Just got the latest issue of Newsweek in the mail today. And, behold, there's this very interesting article on Harvard University's trouble with religion in the curriculum. (Lisa Miller, "Harvard’s Crisis of Faith," Newsweek, February 11, 2010.) So while the Texas board of education is intent on getting the word out to students that the founders were born-again believers, many of Harvard's cultured-despiser profs would rather their students spend more time learning about anything but religion. (I exaggerate.)
Miller discusses a 2006 proposal floated by Louis Menand "that undergraduate students should be required to take at least one course in a category called Reason and Faith." Harvard's evolutionary psychologist Steven Pinker, and a host of others, said no thanks.
Miller observes that for Pinker:
human progress is an evolution away from superstition, witchcraft, and idol worship—that is, religion—and toward something like a Scandinavian austerity and secularism. (Pinker is one of those intellectuals who speak frequently about how sensible things are in Europe; one suppresses the urge to remind him of the Muslim riots in the Paris and London suburbs.) A university education is our greatest weapon in the battle against our natural stupidity, he said in a recent speech. "We don't kill virgins on an altar, because we know that it would not, in fact, propitiate an angry god and alleviate misfortune on earth."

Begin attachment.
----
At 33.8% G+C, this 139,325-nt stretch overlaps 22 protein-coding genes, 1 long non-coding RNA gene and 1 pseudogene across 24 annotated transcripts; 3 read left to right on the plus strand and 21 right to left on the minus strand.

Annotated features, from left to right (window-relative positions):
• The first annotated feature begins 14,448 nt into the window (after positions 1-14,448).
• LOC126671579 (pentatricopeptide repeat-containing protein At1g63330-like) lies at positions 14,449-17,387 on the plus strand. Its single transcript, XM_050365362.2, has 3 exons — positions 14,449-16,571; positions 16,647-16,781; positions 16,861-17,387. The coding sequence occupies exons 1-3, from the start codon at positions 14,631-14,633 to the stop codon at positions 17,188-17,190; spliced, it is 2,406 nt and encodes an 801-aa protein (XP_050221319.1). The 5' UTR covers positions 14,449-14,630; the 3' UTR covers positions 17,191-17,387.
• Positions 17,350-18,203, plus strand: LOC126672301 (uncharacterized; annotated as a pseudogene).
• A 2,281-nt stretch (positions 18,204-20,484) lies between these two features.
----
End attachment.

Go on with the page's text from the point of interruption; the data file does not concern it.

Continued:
In Miller's opinion such views haven't served the students all that well. "To decline to grapple head-on with the role of religion in a liberal-arts education," she argues, "even as debates over faith and reason rage on blogs, and as publishers churn out books defending and attacking religious belief, is at best timid and at worst self-defeating. . . . it's fair to say that the study of religion at Harvard is uniquely dysfunctional."
Miller speaks to faculty at Harvard--Peter Gomes and Diana Eck among them--and interviews Robert Orsi, Jeanne Kilde, a collection of others.
"Just because the study of religion does not fit into the narrow categories the university has created for itself," contends Miller, "does not mean that students should not equip themselves—in a rational, secular context—with a vocabulary for thinking about it."
A very intriguing piece, made all the more relevant by the recent buzz about the increasing number of historians who are working on religion.